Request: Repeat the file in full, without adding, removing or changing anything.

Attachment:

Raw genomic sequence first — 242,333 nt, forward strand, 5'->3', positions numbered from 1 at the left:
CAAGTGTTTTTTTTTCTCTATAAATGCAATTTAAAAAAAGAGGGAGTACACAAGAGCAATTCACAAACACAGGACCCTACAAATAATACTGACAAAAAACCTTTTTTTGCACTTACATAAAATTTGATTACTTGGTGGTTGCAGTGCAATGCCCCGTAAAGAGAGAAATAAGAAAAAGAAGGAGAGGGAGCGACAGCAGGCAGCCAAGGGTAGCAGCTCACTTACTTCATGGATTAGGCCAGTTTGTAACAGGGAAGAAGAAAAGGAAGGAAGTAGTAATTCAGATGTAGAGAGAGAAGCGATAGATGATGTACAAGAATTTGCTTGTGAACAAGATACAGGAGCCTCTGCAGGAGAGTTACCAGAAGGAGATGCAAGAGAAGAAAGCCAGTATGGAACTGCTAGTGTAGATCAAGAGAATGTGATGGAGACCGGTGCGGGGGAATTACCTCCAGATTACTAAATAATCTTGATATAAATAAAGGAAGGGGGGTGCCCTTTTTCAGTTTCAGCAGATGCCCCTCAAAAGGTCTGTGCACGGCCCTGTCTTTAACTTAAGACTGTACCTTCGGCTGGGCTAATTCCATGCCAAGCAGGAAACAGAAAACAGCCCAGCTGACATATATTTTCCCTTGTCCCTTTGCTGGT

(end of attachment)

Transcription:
Raw genomic sequence first — 242,333 nt, forward strand, 5'->3', positions numbered from 1 at the left:
CAAGTGTTTTTTTTTCTCTATAAATGCAATTTAAAAAAAGAGGGAGTACACAAGAGCAATTCACAAACACAGGACCCTACAAATAATACTGACAAAAAACCTTTTTTTGCACTTACATAAAATTTGATTACTTGGTGGTTGCAGTGCAATGCCCCGTAAAGAGAGAAATAAGAAAAAGAAGGAGAGGGAGCGACAGCAGGCAGCCAAGGGTAGCAGCTCACTTACTTCATGGATTAGGCCAGTTTGTAACAGGGAAGAAGAAAAGGAAGGAAGTAGTAATTCAGATGTAGAGAGAGAAGCGATAGATGATGTACAAGAATTTGCTTGTGAACAAGATACAGGAGCCTCTGCAGGAGAGTTACCAGAAGGAGATGCAAGAGAAGAAAGCCAGTATGGAACTGCTAGTGTAGATCAAGAGAATGTGATGGAGACCGGTGCGGGGGAATTACCTCCAGATTACTAAATAATCTTGATATAAATAAAGGAAGGGGGGTGCCCTTTTTCAGTTTCAGCAGATGCCCCTCAAAAGGTCTGTGCACGGCCCTGTCTTTAACTTAAGACTGTACCTTCGGCTGGGCTAATTCCATGCCAAGCAGGAAACAGAAAACAGCCCAGCTGACATATATTTTCCCTTGTCCCTTTGCTGGT